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Potential applications of synthetic bioceramic bone

graft substitute in spinal surgery

A. BARBANERA, G.P. LONGO, M. VITALI, S. SPRIO*, A. TAMPIERI*

Neurosurgery Department, “SS. Antonio and Biagio” Hospital, Alessandria, Italy

* Institute of Science and Technology for Ceramics - National Research Council of Italy (ISTEC-CNR),

Faenza (Ravenna), Italy

 

 

 

 

Summary

 

 

 

 

 

 

Progress in Neuroscience 2013; 1 (1-4): 97-104.

doi: 10.14588/PiN.2013.Barbanera.97

 

 

 

 

 

 

The number of spine operations is increasing sharply both in the United States, which is at the forefront of the field, and in Europe. Reconstruction of bone loss has been an important clinical challenge for many years, and the various surgical approaches involve, among other things, the use of bone substitutes. To this end a large variety of techniques and materials are available to the surgeon, each with its own advantages and disadvantages. Over the last 30 years, more and more synthetic bone graft substitutes have been used to minimise complications associated with the use of autologous and homologous bone, namely morbidity, limited availability, significant incidence of postoperative infections, and potential risk of disease transmission. Synthetic bone grafts have the decided advantages of ready availability, sterility and reduced morbidity. However, at the same time their cost is relatively high, and not all are fully biomimetic. The aim of the present work was to verify the possible applications of bone substitutes in spinal surgery, and to assess their characteristics from the surgeons’ point of view. This article examines the pathologies that require the use of bone substitutes in spinal surgery, in which the focus is more and more on quality and adequate quantity. The main synthetic bioceramic bone graft substitutes, which, owing to their chemical, physical and mechanical properties, can be used in spinal surgery are then described, citing some example applications.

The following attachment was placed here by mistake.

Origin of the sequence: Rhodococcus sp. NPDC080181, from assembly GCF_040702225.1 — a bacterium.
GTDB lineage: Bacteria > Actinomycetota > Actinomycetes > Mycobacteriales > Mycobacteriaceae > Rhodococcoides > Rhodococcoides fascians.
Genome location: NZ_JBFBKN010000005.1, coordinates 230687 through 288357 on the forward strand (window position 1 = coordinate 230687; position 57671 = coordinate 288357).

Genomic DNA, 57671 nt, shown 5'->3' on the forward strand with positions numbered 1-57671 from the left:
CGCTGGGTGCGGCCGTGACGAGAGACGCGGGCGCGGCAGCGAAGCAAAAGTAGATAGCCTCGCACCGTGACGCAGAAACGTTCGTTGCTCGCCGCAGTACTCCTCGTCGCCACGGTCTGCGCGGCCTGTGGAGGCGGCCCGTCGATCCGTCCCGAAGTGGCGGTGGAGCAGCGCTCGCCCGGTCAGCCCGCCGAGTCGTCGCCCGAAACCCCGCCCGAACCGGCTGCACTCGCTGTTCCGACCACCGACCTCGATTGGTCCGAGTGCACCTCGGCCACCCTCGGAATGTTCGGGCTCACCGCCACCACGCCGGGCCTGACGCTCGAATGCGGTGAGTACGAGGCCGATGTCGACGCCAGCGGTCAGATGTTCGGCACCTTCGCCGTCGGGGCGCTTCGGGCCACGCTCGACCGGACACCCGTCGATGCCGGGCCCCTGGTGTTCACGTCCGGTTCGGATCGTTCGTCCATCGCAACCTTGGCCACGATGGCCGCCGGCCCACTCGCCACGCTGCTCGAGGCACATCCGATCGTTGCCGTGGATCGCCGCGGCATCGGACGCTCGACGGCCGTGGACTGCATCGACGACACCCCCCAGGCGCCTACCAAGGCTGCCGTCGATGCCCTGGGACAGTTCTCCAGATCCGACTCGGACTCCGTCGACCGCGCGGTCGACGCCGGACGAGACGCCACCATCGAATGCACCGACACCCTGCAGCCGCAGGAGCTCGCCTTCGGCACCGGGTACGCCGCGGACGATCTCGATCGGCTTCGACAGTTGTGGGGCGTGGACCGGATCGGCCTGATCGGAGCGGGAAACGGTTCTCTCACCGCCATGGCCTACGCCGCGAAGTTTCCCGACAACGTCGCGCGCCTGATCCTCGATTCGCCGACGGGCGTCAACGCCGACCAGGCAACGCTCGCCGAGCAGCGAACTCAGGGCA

KEY WORDS: Bioceramics, Bone graft substitute, Innovation, Spine.

 

 

 

 

 

 

 

 

 


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 Progress in Neuroscience - ISSN 2240-5135 - Copyright  © 2011-2015 SNO & new MAGAZINE s.r.l. - Italy